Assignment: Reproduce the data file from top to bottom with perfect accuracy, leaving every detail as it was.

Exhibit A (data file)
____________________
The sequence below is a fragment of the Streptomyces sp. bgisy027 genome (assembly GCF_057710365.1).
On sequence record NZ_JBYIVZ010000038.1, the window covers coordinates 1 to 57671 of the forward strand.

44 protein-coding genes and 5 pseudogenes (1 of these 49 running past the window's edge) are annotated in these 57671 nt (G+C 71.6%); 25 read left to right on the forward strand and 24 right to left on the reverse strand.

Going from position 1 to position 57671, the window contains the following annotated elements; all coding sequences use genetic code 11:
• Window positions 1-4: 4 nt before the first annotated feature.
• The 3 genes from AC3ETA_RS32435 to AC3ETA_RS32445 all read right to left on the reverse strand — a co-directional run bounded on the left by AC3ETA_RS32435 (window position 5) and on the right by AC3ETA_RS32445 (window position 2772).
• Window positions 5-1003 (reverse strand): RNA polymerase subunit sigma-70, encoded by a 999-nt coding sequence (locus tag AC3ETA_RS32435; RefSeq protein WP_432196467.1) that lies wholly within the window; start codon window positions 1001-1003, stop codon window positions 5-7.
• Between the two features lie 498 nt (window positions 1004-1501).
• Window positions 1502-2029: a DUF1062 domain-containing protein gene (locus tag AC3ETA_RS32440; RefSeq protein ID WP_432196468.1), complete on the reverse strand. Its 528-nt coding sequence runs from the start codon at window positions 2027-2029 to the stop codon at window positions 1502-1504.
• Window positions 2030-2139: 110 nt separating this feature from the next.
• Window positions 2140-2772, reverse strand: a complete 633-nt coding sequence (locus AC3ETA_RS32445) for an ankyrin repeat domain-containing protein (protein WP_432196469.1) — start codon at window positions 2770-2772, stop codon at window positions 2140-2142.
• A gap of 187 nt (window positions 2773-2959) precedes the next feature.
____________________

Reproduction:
The sequence below is a fragment of the Streptomyces sp. bgisy027 genome (assembly GCF_057710365.1).
On sequence record NZ_JBYIVZ010000038.1, the window covers coordinates 1 to 57671 of the forward strand.

44 protein-coding genes and 5 pseudogenes (1 of these 49 running past the window's edge) are annotated in these 57671 nt (G+C 71.6%); 25 read left to right on the forward strand and 24 right to left on the reverse strand.

Going from position 1 to position 57671, the window contains the following annotated elements; all coding sequences use genetic code 11:
• Window positions 1-4: 4 nt before the first annotated feature.
• The 3 genes from AC3ETA_RS32435 to AC3ETA_RS32445 all read right to left on the reverse strand — a co-directional run bounded on the left by AC3ETA_RS32435 (window position 5) and on the right by AC3ETA_RS32445 (window position 2772).
• Window positions 5-1003 (reverse strand): RNA polymerase subunit sigma-70, encoded by a 999-nt coding sequence (locus tag AC3ETA_RS32435; RefSeq protein WP_432196467.1) that lies wholly within the window; start codon window positions 1001-1003, stop codon window positions 5-7.
• Between the two features lie 498 nt (window positions 1004-1501).
• Window positions 1502-2029: a DUF1062 domain-containing protein gene (locus tag AC3ETA_RS32440; RefSeq protein ID WP_432196468.1), complete on the reverse strand. Its 528-nt coding sequence runs from the start codon at window positions 2027-2029 to the stop codon at window positions 1502-1504.
• Window positions 2030-2139: 110 nt separating this feature from the next.
• Window positions 2140-2772, reverse strand: a complete 633-nt coding sequence (locus AC3ETA_RS32445) for an ankyrin repeat domain-containing protein (protein WP_432196469.1) — start codon at window positions 2770-2772, stop codon at window positions 2140-2142.
• A gap of 187 nt (window positions 2773-2959) precedes the next feature.